• Linking transport infrastructure with urban centers and promoting coordination among cities would encourage better management of congestion and pollution. 

5. Managing environmental pressures

  • China already has tough environmental laws, regulations and standards, so the most important task for achieving greener urbanization is enforcement.
  • Market-based tools, such as taxes and trading systems for carbon, air and water pollution, and energy, can also be used more to meet environmental targets. 

6. Improving local governance

  • The performance evaluation system of local officials could be adjusted to give greater incentives for a more efficient, inclusive and sustainable urbanization process.
Click here to download the full World Bank report English PDF (20.66Mb)
Source: World Bank Group

Choppy waters for the property sector...

Choppy waters for the property sector.

The slump in China's property market looks to be accelerating with new home prices last month falling at the fastest pace on record. The sector is emblematic of problems such as rapid credit expansion and policies that promote short term growth over a more balanced economy.



House prices in the major cities surveyed by the National Bureau of Statistics, fell on average by 5.7 per cent compared to February last year. It's the sixth consecutive month house prices have fallen, including drops of 5.1 per cent in the year to January and 4.3 per cent in December. Only one city of the 70 surveyed saw any increase in house prices. Representing between 20-25% of the economy, the government however, still believes that the increased pace of urbanization will stabablize the declines this year: however, perhaps, China has simply built too much? Provincial governments meanwhile, will have to be persuaded to reduce their dependency  on their sales of state owned lands to the developers: which will be no easy task since some estimates put this at around 40% of their annual revenue.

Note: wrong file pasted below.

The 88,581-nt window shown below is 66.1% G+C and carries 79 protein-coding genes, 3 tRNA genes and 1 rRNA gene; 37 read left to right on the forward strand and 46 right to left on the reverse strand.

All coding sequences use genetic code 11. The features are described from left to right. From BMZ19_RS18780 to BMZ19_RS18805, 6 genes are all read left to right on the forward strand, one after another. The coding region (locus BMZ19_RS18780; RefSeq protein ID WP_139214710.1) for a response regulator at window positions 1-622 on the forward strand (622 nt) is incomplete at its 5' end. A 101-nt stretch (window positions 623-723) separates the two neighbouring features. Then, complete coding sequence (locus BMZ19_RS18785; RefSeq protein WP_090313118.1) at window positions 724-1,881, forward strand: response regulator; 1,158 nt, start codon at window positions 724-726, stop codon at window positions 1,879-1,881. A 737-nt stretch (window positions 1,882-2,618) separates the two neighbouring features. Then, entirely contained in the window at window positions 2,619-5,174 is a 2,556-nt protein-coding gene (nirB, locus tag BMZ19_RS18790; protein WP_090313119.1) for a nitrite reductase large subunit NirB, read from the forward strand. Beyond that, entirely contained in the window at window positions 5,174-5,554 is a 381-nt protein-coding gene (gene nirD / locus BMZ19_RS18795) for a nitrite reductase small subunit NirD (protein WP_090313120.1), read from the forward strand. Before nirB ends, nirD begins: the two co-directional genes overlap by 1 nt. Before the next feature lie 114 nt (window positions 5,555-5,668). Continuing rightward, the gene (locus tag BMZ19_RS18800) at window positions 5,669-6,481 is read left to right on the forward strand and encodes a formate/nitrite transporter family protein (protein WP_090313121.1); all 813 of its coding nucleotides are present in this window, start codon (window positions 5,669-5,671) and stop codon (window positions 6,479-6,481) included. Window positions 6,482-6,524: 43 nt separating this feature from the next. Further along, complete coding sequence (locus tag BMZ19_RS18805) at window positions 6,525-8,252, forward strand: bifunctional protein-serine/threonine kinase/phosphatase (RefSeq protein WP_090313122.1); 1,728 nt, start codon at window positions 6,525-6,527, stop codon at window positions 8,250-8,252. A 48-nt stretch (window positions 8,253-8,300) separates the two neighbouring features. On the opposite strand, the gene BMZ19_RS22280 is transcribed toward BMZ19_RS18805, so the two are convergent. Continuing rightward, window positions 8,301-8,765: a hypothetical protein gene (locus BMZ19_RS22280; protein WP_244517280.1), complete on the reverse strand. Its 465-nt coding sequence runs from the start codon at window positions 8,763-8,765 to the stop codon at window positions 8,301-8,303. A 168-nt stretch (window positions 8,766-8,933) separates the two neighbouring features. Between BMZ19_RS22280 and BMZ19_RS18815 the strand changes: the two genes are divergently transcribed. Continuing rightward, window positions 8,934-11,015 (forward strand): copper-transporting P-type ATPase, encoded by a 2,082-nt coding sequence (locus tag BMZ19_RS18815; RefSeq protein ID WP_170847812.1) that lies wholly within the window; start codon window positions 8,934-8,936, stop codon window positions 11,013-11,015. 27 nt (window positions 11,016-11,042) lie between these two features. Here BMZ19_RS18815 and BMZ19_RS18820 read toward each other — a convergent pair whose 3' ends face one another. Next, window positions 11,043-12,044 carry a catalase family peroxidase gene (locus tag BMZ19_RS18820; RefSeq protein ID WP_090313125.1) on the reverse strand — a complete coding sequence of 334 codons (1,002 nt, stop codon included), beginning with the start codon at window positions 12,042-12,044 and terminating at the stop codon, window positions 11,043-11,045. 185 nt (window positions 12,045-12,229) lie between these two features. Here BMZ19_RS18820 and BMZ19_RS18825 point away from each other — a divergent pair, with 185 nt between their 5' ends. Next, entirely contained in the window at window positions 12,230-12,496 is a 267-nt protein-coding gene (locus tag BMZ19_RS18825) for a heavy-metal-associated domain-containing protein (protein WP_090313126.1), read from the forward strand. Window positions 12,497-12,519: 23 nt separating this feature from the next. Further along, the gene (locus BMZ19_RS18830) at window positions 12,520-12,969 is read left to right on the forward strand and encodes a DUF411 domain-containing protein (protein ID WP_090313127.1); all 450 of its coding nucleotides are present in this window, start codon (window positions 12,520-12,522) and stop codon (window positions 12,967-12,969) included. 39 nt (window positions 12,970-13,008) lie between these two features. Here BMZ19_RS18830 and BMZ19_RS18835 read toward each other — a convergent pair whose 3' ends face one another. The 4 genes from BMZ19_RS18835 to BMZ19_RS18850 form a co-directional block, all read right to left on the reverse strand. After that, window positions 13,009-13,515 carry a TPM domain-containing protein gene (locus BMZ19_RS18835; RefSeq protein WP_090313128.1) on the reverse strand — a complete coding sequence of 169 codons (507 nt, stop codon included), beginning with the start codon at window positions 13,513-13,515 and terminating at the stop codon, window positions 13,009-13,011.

A further concern is the effect on property developers (still supplying over 15m housing units a year), who will be caught in a situation of tight cash flow, which is bound to churn up the shadow banking sector in China: the sector is largely built on implicit guarantees and any meaningful defaults there may jeopardize the stability of the financial system. When developers are limited access to credit, they have to reduce prices to unload their unsold housing units (and pay back their debts), which gives investors second thoughts about whether to continue plowing their money into property, starting a deflationary spiral. Falling asset prices undercut the basis for both past and future lending.



However a saving grace is that Chinese households continue to have a relatively low level of household debt, due to large mortgage down payments (China buys in cash, in full). 


2015 is likely to be a choppy period for China, as we see the realities of President Xi Jinping's "New Normal".